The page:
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Sunderland v Sheffield Wednesday - Sky Bet League One Play-Off Semi Final 1st Leg

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KLD has woken Sunderland from its slumber… now it’s time to get the whole house in order

Things on the pitch are looking up, so it’s time Sunderland’s hierarchy start to address the significant issues off the pitch to fully turn our club around.

Photo by Robbie Jay Barratt - AMA/Getty Images

With only a few weeks to go until our second season of Championship football is upon us, I am now longing for Saturday afternoons following the Lads again.

I’ve been impressed with how we have developed as a team over the past two seasons and the recent Hume and Ekwah POV videos on the club’s socials demonstrate the camaraderie there is in our camp currently.

Looking back to last year I felt nervous about our chances in the division. I was dreaming of a season of consolidation in the league but with my realistic hat on I was hoping to steer clear of a relegation dogfight.

What ensued was an Amad-inspired magic carpet ride that left us all a little shellshocked and extremely enthused about the direction of the club, especially with its youthful look.

One comment that stuck with me over the playoff games was how commentators continually used the term ‘sleeping giant’ when referring to us.

I would argue that the club has been awoken under KLD’s stewardship but there is still some way to go to realise our full potential as a club.

We were at our lowest in League One, both in terms of the way were run by Donald and the players we were accumulating. The new regime has worked hard to sort the on-field issues out and there is a clear vision and plan.

However, the off-field issues are a cause for significant concern.

For instance, not having enough merchandise readily available at this stage in pre-season is genuinely laughable. These issues, as well as various others, will require sorting if we are to be ready to be run as a modern-day sustainable football club that engages its community and fans around the world.

Sunderland v West Bromwich Albion - Premier League Photo by Clive Brunskill/Getty Images

This regime has recruited well, and our current crop of players have worked hard to create a connection between fans. In that sense, the giant has been woken.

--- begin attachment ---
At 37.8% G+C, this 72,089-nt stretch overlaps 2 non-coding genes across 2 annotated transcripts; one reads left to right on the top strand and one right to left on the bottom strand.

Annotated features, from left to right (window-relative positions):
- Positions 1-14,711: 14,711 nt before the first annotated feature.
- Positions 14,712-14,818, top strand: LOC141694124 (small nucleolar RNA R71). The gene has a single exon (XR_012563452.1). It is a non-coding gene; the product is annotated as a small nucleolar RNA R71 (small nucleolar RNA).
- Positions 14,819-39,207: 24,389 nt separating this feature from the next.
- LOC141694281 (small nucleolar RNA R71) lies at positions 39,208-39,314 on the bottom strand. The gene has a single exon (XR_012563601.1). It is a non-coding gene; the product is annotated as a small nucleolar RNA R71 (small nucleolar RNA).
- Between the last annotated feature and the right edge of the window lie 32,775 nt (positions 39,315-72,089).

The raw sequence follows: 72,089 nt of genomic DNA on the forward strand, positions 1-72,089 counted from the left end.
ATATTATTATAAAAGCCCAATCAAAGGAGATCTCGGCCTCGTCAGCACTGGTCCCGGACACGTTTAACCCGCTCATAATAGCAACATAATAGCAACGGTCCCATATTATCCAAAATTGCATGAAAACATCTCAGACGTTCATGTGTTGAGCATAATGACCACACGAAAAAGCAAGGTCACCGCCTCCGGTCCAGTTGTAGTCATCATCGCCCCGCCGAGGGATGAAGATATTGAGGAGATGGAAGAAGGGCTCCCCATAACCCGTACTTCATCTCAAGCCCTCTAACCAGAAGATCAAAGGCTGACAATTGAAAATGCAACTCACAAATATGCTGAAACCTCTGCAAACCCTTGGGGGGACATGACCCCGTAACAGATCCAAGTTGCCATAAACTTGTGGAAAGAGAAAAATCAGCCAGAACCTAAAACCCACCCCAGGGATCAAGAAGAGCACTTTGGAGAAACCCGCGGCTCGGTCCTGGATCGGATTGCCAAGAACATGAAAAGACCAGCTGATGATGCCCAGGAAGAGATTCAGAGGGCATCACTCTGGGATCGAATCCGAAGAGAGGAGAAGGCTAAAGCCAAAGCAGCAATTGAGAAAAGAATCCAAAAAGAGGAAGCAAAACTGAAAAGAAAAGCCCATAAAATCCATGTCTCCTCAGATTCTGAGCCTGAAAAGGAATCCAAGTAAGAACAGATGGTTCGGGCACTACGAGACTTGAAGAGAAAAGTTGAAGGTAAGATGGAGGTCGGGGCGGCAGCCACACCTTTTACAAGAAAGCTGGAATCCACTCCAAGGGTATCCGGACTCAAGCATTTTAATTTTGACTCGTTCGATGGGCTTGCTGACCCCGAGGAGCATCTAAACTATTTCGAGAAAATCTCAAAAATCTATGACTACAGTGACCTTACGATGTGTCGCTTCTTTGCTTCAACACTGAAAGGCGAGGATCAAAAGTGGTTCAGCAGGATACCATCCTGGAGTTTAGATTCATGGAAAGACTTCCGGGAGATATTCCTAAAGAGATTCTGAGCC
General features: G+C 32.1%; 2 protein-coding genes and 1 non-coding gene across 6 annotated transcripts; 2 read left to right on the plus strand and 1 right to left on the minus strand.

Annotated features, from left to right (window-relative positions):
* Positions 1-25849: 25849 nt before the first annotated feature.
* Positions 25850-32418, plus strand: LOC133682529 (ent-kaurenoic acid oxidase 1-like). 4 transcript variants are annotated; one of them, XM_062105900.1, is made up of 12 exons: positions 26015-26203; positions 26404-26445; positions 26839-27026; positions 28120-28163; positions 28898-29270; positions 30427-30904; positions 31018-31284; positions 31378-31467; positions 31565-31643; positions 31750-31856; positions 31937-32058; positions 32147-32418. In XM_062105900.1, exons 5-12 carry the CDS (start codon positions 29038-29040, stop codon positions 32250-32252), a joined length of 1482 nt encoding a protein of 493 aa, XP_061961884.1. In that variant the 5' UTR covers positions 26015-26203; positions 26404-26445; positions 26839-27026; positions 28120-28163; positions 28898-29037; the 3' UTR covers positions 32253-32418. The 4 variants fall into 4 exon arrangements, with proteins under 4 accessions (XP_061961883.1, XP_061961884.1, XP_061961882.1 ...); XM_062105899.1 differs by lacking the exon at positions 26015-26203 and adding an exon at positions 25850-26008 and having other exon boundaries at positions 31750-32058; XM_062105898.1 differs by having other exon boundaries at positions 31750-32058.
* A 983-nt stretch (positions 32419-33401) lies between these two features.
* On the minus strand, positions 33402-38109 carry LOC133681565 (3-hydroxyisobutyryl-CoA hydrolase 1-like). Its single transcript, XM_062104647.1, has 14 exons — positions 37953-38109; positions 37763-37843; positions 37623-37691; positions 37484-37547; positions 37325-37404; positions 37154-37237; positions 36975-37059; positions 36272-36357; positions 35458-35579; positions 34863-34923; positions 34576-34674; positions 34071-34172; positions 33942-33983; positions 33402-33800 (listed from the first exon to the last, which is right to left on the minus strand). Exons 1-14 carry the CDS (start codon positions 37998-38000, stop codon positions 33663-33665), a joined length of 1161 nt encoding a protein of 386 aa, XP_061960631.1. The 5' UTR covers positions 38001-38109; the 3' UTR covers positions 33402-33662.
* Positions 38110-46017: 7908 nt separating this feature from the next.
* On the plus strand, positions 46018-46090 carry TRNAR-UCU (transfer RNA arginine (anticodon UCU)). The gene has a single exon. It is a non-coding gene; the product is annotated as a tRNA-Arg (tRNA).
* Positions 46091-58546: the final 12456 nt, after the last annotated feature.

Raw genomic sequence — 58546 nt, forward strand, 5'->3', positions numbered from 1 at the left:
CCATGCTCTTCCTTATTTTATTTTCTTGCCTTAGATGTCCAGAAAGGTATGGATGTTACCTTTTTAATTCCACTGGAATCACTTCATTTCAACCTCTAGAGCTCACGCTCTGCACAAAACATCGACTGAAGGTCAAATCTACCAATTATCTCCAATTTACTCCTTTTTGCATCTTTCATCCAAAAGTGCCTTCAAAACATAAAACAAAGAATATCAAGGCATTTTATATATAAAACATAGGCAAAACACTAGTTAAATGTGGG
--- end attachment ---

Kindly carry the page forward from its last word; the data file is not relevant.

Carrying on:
In a business sense then, we are still in a coma with no sign of life! From the running of the club shop to shirt sales and to season tickets, to be frank… it's been a complete and utter disaster. Gav and Chris have touched on these issues in the latest podcast and I want to echo their stance.

Why isn’t the club shop well stocked with a variety of merchandise? Why are the club moving to ticketless matchdays with very little communication with fans? And why can no one get in contact with anyone at the club regarding these issues? It's infuriating.

As a case in point, I tried to get my 1-year-old boy an official replica shirt last year. It cost me a fortune to order for a kit that was poor in quality. I sent it back and was charged for the right to do so. I ended up spending £25 to receive and send back an item that was too poor in quality to keep. When I complained, no one got back to me.

By talking to others it seems this is not an isolated incident.

Listening back to the podcast RR did with Clive Tyldsley it was interesting to hear his take around what role RR play in issues like this. The job of fanzines in general is to offer fans a balanced opinion of the club and its role in the community. It should give honest opinions of how the club is run to strengthen communication and play a significant role in building trust with the club and fans.

It is important we question this aspect of how the club is run. There is a feel-good factor around the playing side of things and rightly so. This now needs to be mirrored by the business decisions and the club's communication to fans.

Sunderland v Luton Town: Sky Bet Championship Play-Off Semi-Final First Leg Photo by Michael Driver/MI News/NurPhoto via Getty Images

One of the greatest things about SAFC is that there is a strong community. I am from London and have never lived in the north east, but I feel part of the community of fans. At games and online there is a warmth and togetherness of fans. Things off the pitch have been bad for some time and hopefully bringing this conversation to the top of the agenda for a while can affect some change at the club.

The progress we’ve made on the pitch will be aired soon on the Netflix documentary. Not being able to seize on this opportunity through having shirts and merchandise readily available to sell would be a significant business error. In this regard, it’s important that the people making decisions at the club are held to account.

If the club doesn’t sort these issues out soon it could become a hindrance to welcoming new fans to the club and damage the work that has been done by the playing staff to strengthen the bond between the club and the fans.

I applaud all the work KLD and his team have done in sorting issues out with our playing staff - now get the rest of the house in order, please!


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